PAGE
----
Missouri j-school Dean David Kurpius.
When the video of the confrontation between University of Missouri protesters and a photo journalist went viral the other day a couple of things happened.
Facebook and Twitter lit up with people saying that if the students protesting racism at Mizzou wanted privacy “they should stay in their dorms” because they were in a public space.
I suppose this means that unless I am in my home (I am too old for a dorm), journalists are free to treat me as they wish.
It also allowed the national media to move the conversation away from the ongoing fight against racism on college campuses to a discussion of the rights of journalists.
I immediately flashed back to the sixties and the days when I was involved in students protests against the war in Vietnam and for civil rights and remember quite well that the FBI often posed as journalists and some journalists willingly gave information to local Red Squads.
Since we know that there has been a return, at least here in Chicago, of the Red Squad, it is not exactly a stretch to assume that once again some journalists are embedded.
Should we not be suspicious of those claiming to be journalists just because they wear a tag around their necks?
Two journalism professors at the Missouri j-school even make the point:
Regarding an expectation of privacy in a public space, it’s clear that the entire quad (or the area inside the human circle) could not be declared to be private. But the space inside the tents of the protestors, walled off out of sight, can be considered a private space, even though they were set up in the middle of a public space. The protestors could have reasonably expected to have privacy inside the confines of the tents, protecting them from members of the news media.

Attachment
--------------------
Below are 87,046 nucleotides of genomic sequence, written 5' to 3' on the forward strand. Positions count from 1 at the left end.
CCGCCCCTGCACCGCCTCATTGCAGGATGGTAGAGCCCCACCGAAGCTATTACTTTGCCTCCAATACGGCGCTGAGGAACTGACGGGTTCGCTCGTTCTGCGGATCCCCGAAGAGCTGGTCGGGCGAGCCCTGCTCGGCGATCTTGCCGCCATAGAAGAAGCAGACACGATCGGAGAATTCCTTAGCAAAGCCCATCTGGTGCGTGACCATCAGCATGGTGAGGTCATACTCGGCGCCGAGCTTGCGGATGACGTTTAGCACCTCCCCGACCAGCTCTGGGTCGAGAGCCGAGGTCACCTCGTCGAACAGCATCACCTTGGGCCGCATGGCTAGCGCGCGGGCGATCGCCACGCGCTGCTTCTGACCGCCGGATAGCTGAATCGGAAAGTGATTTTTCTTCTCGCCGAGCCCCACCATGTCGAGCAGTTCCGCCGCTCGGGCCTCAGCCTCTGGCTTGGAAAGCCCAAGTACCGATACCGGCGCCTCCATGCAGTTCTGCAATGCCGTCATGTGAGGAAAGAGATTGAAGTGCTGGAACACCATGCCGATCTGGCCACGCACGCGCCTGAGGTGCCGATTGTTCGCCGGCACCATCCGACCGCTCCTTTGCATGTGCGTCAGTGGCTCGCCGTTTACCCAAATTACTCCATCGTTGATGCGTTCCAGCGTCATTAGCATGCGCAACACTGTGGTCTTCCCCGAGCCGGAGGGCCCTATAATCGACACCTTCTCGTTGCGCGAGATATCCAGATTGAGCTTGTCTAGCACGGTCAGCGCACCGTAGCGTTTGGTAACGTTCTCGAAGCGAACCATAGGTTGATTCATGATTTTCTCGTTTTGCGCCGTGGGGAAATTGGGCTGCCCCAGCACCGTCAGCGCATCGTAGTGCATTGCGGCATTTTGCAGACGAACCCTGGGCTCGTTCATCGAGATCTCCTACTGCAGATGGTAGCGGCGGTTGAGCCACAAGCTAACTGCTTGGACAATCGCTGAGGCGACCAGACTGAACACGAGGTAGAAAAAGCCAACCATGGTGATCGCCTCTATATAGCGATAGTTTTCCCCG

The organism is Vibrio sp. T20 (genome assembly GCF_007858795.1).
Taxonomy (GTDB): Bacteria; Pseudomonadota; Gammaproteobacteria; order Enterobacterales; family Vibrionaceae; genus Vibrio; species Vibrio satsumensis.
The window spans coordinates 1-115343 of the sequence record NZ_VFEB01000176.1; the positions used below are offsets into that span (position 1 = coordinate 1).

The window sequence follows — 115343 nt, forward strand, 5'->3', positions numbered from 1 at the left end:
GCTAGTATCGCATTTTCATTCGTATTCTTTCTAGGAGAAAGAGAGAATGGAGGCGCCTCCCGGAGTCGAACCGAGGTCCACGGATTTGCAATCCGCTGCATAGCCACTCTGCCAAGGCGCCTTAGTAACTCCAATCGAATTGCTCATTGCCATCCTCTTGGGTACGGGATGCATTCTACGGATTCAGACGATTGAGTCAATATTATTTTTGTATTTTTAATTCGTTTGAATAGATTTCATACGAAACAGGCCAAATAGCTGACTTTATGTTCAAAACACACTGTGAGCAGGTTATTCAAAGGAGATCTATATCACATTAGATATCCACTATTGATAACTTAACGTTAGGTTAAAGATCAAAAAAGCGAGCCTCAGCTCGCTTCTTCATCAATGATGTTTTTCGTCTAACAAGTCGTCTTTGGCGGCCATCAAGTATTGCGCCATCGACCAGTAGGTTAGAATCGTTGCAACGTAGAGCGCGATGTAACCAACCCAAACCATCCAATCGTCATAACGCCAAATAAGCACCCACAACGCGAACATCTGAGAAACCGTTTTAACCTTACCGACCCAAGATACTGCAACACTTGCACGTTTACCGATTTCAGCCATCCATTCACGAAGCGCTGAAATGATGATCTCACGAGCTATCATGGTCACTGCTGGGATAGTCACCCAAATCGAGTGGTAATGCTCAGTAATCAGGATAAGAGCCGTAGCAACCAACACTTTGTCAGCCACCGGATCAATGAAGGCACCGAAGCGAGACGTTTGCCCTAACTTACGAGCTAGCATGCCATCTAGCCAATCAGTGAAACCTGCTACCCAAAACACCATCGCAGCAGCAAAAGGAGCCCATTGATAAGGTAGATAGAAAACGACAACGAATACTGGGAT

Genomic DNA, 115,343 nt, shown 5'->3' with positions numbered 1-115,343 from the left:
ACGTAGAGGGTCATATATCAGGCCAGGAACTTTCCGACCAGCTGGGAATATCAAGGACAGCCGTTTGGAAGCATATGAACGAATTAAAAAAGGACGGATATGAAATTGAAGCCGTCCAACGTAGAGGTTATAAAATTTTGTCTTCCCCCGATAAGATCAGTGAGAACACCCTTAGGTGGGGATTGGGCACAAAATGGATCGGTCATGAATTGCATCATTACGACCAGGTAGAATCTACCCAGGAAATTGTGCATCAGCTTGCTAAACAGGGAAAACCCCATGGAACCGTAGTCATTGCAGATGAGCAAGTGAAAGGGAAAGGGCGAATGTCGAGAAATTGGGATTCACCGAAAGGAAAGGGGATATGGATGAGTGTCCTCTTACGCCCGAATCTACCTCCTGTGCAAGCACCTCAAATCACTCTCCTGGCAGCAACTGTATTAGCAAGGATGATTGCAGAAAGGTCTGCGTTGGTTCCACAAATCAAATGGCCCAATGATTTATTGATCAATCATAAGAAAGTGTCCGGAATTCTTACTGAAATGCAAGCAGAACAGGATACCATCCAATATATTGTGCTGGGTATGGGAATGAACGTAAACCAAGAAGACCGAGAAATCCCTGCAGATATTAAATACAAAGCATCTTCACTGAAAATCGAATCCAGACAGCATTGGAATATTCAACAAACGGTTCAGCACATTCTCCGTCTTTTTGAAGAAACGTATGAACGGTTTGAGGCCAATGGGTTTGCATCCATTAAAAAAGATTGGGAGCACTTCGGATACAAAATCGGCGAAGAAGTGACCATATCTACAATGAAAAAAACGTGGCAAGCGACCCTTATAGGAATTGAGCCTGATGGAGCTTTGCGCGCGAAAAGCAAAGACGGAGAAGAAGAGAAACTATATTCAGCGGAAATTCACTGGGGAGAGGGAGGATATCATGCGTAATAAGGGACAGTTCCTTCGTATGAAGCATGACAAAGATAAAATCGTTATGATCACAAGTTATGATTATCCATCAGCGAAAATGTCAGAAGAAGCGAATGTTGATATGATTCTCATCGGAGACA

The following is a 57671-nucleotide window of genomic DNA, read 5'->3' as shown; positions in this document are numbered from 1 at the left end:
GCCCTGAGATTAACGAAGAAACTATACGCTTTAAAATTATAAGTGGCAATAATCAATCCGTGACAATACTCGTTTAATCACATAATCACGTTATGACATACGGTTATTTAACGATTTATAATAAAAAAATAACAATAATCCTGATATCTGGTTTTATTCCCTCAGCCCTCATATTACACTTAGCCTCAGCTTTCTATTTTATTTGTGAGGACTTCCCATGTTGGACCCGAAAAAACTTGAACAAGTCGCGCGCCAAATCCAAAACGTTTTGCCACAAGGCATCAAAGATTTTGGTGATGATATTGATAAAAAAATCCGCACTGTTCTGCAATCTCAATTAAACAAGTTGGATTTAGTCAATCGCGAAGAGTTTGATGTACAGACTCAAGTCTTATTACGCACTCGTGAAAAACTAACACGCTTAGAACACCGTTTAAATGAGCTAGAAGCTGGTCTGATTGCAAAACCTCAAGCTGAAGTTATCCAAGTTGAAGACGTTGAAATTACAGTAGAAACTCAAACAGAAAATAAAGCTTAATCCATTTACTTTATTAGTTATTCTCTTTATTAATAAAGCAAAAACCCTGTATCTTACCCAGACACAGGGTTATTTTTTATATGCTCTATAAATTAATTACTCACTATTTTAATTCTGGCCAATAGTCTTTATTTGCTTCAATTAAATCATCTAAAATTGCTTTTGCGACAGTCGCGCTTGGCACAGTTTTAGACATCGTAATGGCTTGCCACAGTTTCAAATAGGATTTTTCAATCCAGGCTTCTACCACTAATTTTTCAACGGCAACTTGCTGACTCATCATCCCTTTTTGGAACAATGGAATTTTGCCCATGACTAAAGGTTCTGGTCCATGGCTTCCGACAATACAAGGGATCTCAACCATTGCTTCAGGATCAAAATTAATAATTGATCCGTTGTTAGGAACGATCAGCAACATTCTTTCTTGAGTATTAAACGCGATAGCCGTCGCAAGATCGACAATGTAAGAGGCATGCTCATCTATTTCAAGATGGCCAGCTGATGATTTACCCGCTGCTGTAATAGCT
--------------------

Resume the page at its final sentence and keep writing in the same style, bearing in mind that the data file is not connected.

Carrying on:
No need for protesting students to stay in their dorm rooms.
The ring of students and others used to hold back the media can be seen in two ways. The circle appeared to have been made up of students and individuals acting as private citizens and not as agents of the university or other government entities. Therefore, their human circle was not a violation of the First Amendment rights of the media. It could be argued that the human circle was the expressive speech of the people assembled. On the other hand, others might say the human circle was unprotected conduct intended to create a media-free zone, thus denying members of the press their First Amendment right to gather information in a public place. Had neutral parties been present, they could have made the distinction between whether or not the human circle was protected speech or unprotected conduct.
This on-the-one-hand-and-on-the-other-hand approach is a far cry from the shouts that students were denying journalists their constitutional rights that I heard the first day, including coming from the j-school’s dean, David Kurpius.
As far as the dean was concerned, there was only one issue and it was without complication: “The news media have First Amendment rights to cover public events.”
As for the issue of racism at the University of Missouri, Dean Kurpius is more, should we say, nuanced than he is about the rights of journalists.
Notes were sent to our journalism family in the morning, reminding them that the J-School stands for inclusiveness. We want the School to be a welcome environment for people from different backgrounds, races, religions and sexual orientations as well as one that provides equal opportunity for all. I personally visited numerous classes to share this message.
Through the years, the School has worked to break down institutional racism. In 1998 we offered the nation’s first multicultural course required of all students. Since I joined the School in July, we have hired an African-American advisor, and I am negotiating to hire an additional African-American professor. We held an advertising diversity summit and made restrooms accessible for transgender people.
Moving forward, a respected inclusivity expert will come to the School early next semester to help faculty, staff and student leaders develop the skills that promote learning through difficult dialogues on a routine basis. We’ll also identify ways for all of us to have ongoing discussions about these issues. There is no single solution. Rather, this is what we do as part of a continuing effort.
The University of Missouri j-school added a class on diversity in 1998 and are looking to hire their first African American professor now.